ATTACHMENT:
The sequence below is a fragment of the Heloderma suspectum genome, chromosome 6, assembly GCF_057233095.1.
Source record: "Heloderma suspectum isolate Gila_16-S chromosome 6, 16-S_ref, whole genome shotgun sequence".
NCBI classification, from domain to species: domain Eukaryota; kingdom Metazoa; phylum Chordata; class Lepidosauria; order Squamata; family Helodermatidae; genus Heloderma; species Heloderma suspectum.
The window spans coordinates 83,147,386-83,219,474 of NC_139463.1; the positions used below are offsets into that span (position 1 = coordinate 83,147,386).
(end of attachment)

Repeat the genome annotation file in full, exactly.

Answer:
The sequence below is a fragment of the Heloderma suspectum genome, chromosome 6, assembly GCF_057233095.1.
Source record: "Heloderma suspectum isolate Gila_16-S chromosome 6, 16-S_ref, whole genome shotgun sequence".
NCBI classification, from domain to species: domain Eukaryota; kingdom Metazoa; phylum Chordata; class Lepidosauria; order Squamata; family Helodermatidae; genus Heloderma; species Heloderma suspectum.
The window spans coordinates 83,147,386-83,219,474 of NC_139463.1; the positions used below are offsets into that span (position 1 = coordinate 83,147,386).